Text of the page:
Rob Pyne (MP) is now the independent Member for Cairns in the Queensland Parliament, following his shock resignation from the Australian Labor Party on March 7.
Pyne was a student leader at James Cook University, then served on the Cairns Regional Council between 2008 and 2015 before becoming Australia's first quadriplegic member of parliament in last year's Queensland state election.
Since then, this outspoken MP has been a headache to the Annastacia Palaszczuk's Labor government in Queensland which, earlier this year, tried to muzzle Pyne with “minders” and through pressure from the party whip.
I first met Pyne in Cairns last May at a rally against the closure of Aboriginal communities. He rocked up with a sound system balanced in his motorised wheelchair and was welcomed by the crowd of Aboriginal and Torres Strait Islanders and their supporters as only a respected community activist can be.
Pyne was at another significant demonstration: the 10-day-long community solidarity protest outside Lady Cilento Children's Hospital in support of the doctors' and nurses' refusal to hand over baby refugee Asha to immigration officials, who wanted to return her to Australia's notorious offshore refugee detention centre in Nauru.
Pyne was one of the activists who committed to physically block any attempt to forcibly remove Asha from the hospital.
Pyne spoke to Green Left Weekly's Peter Boyle on March 8, the day after he resigned from the ALP.
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Rob, you have made a big decision: to resign from the ALP and stay on as an independent MP for Cairns in the Queensland Parliament. In your resignation letter, you cited three main ways in which Labor has abandoned “traditional labour movement values”. Tell us about this.
I'm happy to talk about that. One thing we don't have in Queensland is an upper house. But sometimes it feels like the multinationals and the big corporates are acting like the de facto upper house here in Queensland because it seems neither side in politics will put any legislation forward or amendments that challenge the domination of the big multinational companies.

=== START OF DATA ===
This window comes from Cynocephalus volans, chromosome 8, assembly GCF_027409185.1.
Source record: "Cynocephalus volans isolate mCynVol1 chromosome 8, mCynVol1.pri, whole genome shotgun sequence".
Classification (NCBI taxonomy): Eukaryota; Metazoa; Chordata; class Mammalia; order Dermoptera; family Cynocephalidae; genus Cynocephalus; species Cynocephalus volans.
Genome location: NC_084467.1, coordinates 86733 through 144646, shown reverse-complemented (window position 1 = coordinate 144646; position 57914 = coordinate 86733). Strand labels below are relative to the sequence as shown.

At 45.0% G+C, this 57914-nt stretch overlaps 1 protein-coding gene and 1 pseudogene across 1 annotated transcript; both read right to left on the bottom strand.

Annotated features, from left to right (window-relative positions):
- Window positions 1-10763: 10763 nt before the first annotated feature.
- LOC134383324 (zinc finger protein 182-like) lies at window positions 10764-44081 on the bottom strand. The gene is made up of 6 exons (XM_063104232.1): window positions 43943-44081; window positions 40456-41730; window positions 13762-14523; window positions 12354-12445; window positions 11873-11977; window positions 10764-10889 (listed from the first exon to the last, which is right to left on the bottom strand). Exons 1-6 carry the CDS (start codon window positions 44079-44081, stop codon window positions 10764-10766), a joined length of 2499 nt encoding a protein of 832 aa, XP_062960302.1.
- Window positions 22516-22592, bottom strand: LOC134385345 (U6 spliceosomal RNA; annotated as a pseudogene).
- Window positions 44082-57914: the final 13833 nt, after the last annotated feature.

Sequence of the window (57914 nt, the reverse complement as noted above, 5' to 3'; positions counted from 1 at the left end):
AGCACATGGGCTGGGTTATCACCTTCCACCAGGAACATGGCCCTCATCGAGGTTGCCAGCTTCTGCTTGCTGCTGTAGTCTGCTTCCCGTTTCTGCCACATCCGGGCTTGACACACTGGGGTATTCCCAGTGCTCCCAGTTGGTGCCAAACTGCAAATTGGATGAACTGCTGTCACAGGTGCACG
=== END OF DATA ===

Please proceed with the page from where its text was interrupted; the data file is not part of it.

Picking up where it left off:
And that is the same, whether it is Monsanto or Santos or any of those big companies. One of the concerning things is the impact that this is having.
You cited the Indian billionaire Adani's proposed Carmichael mega coal mine. This a big climate change issue, and not just for Queensland but on a national and global level. What is your position on this coal mine?
I am against the Carmichael mine that is being proposed by Adani. It is really a double whammy against the Great Barrier Reef.
As we know, the amount of carbon emissions is already unsustainable and for that amount of coal to be dug up and burnt, it will feed in to climate change that is already happening. When you add that to the fact that to get that coal exported will involve massive dredging operations at Abbott Point, it is fair to say that it is ridiculous to talk about saving the reef while allowing a project like this to proceed.